In, perhaps, the saddest of the stories, BLACK BOX, the grieving widower of a famous designer killed in an unexplained plane crash becomes involved emotionally, physically and intellectually with a stranger who, at every turn, presents surprise after horrible surprise, including a videotape of the dead designer waiting for his plane in the airport.
In these stories, Leavitt experiments with form and content; he brings humor to even the most gloomy of subjects and gives the reader great, great pleasure. These are brilliant stories which must be savored and re-read. HIGHLY RECOMMENDED.
Samulkree
David Leavitt is a gifted writer and storyteller, one of the best in his genre. This book of novellas/short stories/preNovels succeeds on all levels for this reader. Varied in content and style, these nine tales feel like a testing ground for works that may be brewing in Leavitt's fertile mind. Where is the new thread to be found in each of these stories? It seems that we are being introduced to the unspoken dialogue that holds the distance between apparently proximal characters, whether that proximity is a longstanding relationship being evaluated in retrospect, or a small cabin on a train holding related but highly disparate characters. Leavitt seems to be taking an observor's distance, analyzing why things aren't as they appear. Even relating history (Oscar Wilde's life as played out thorugh the adroitly drawn quasi-lover Bosie) or putting under the microscope the lives of a family of two women who were always thought to be sisters........, etc., or playing out the cruelty of gossip as filtered through the third person of email - each of these tales of misperception or variation of viewpoint are drawn with Leavitt's sharply polished skills with the English language. The author proves yet again that his imagination is alive and well and shows only positive signs of continuing to mature as a potent literary force. Well worth your reading time!
Nten
There is little here of the pinched discomfort of educated middle-class white folk painfully disengaged from their own lives that distinguished Leavitt's first and most insightful short story collection, FAMILY DANCING. But there is still evidence that Leavitt is a keen observer of human behavior and modern life. (Although he sometimes sets his stories in another time period, I find it easiest to surrender to the ones that are firmly set in the present--even if that "present" spans a couple of decades, as in the title story of this collection.) He continues to reference the detritus of modern life (Filofax datebooks, email, automatic pool cleaners), but he does this selectively and, unlike Bret Easton Ellis and others of their generation, he does not overwhelm his readers with brand names and expect us to understand the relative prestige of every product named. His focus is on the workings of the human heart and will, though the social context of his characters is never out of sight. For me, his approach to story telling falls somewhere between that of de Maupassant and Checkhov.
Leavitt experiments in post-modern story telling in "Route 80," a two-part self-reflexive story about a pair of lovers who have broken up; "Speonk," a story with three possible endings about a recently retired soap opera star's efforts to reach the small town of Speonk on eastern Long Island one night and the way his daytime drama personality does (or does not) draw reactions from the people he encounters on the way; and "The List," a modern epistolary story told entirely through the emails exchanged by gay academics, some of whom have never met.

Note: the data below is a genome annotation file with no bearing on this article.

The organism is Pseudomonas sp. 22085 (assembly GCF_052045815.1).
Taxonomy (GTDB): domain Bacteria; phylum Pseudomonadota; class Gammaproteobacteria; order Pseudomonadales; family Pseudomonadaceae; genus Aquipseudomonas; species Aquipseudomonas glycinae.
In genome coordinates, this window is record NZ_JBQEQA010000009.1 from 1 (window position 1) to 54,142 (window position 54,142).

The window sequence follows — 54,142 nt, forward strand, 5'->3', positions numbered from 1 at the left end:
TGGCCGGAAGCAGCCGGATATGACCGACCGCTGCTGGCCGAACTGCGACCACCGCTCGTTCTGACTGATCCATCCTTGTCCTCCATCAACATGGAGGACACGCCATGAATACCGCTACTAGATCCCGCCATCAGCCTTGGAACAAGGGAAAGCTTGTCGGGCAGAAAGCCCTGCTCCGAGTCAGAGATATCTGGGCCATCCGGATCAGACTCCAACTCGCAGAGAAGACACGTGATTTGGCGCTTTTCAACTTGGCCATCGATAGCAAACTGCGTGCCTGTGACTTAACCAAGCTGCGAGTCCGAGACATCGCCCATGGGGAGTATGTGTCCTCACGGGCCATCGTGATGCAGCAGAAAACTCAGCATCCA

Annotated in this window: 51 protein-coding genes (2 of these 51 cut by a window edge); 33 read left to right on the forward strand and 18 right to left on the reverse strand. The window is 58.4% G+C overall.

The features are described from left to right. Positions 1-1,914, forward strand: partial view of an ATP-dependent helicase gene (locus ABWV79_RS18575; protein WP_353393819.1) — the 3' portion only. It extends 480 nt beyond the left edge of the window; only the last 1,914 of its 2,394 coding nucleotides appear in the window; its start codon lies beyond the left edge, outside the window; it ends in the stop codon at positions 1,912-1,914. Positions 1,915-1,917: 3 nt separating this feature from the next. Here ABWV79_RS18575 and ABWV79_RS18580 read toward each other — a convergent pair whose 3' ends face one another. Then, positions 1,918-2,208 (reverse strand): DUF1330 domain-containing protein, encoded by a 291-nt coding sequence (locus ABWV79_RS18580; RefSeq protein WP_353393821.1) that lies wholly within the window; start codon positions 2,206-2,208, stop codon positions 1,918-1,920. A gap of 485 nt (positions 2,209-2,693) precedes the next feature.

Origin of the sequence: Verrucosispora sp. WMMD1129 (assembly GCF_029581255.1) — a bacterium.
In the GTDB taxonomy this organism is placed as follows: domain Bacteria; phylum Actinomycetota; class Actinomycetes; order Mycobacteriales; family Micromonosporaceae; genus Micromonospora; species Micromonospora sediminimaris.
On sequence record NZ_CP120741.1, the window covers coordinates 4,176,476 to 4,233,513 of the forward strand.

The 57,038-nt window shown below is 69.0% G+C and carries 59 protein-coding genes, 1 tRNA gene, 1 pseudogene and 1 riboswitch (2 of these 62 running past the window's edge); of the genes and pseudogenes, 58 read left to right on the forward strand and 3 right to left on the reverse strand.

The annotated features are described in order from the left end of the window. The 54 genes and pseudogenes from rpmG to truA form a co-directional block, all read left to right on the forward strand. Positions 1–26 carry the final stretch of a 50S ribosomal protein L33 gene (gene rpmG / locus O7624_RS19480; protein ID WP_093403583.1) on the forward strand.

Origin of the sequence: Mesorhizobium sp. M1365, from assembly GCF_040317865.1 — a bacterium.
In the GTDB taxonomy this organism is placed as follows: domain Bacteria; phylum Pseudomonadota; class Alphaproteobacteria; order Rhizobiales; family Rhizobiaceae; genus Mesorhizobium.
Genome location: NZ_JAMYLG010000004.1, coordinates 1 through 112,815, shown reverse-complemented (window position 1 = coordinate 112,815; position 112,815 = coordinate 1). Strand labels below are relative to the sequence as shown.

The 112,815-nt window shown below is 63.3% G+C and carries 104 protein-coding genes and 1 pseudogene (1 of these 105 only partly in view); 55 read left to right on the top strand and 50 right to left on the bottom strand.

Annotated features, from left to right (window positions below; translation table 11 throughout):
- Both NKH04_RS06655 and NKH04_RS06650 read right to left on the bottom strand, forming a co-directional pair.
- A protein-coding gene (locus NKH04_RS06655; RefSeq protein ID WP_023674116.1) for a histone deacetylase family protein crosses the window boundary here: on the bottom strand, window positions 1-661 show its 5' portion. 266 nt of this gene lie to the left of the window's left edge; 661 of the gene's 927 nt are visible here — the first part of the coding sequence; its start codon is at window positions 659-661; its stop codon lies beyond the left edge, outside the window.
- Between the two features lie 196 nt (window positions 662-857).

By far the most post-modern story in this collection is "The Infection Scene," the story of two young gay men who make a pact to have unprotected sex so that the uninfected partner can share in his lover's impending doom from AIDS, interwoven with a fictionalized historical account of Alfred Lord Douglas's equally destructive relationship with Oscar Wilde. The contemporary story has the ghoulishness of an urban legend while the historical story seems too confident of its own grasp of the facts to be believable. The ultimate effect (which I suspect is intentional) is to leave the reader questioning the validity and plausibility of any story. As cynical as it may seem, stories, Leavitt seems to be saying, can ultimately do little more than amuse. They cannot teach anything, reveal anything, or guide us through life. You, gentle reader, are what you choose to believe.
This theme also dominates the best story in the collection, "Black Box." Here, using very traditional story-telling techniques, Leavitt chooses one metaphor (the search for fallen commercial jet's black box) to hover in the background of his story. Although certainly written before 9/11/01, it addresses the Grand Guignol aspects of human behavior that have come to the fore since the terrorist attacks of that tragic day. One senses that the lives of people caught up in the numbing banality of modern life are so devoid of meaning that there is an almost romantic surrendering to tragedy and horror. As one character observes, "It's curious how hungry, almost lustful, people get for details. Especially if there's some horrible irony, like the person had just missed another plane" (p. 101). The question seems to be, where do people turn to find meaning and from what do we manufacture it?
Overall, a decent and thoughtful collection of stories, though not as unified and stunning as FAMILY DANCING.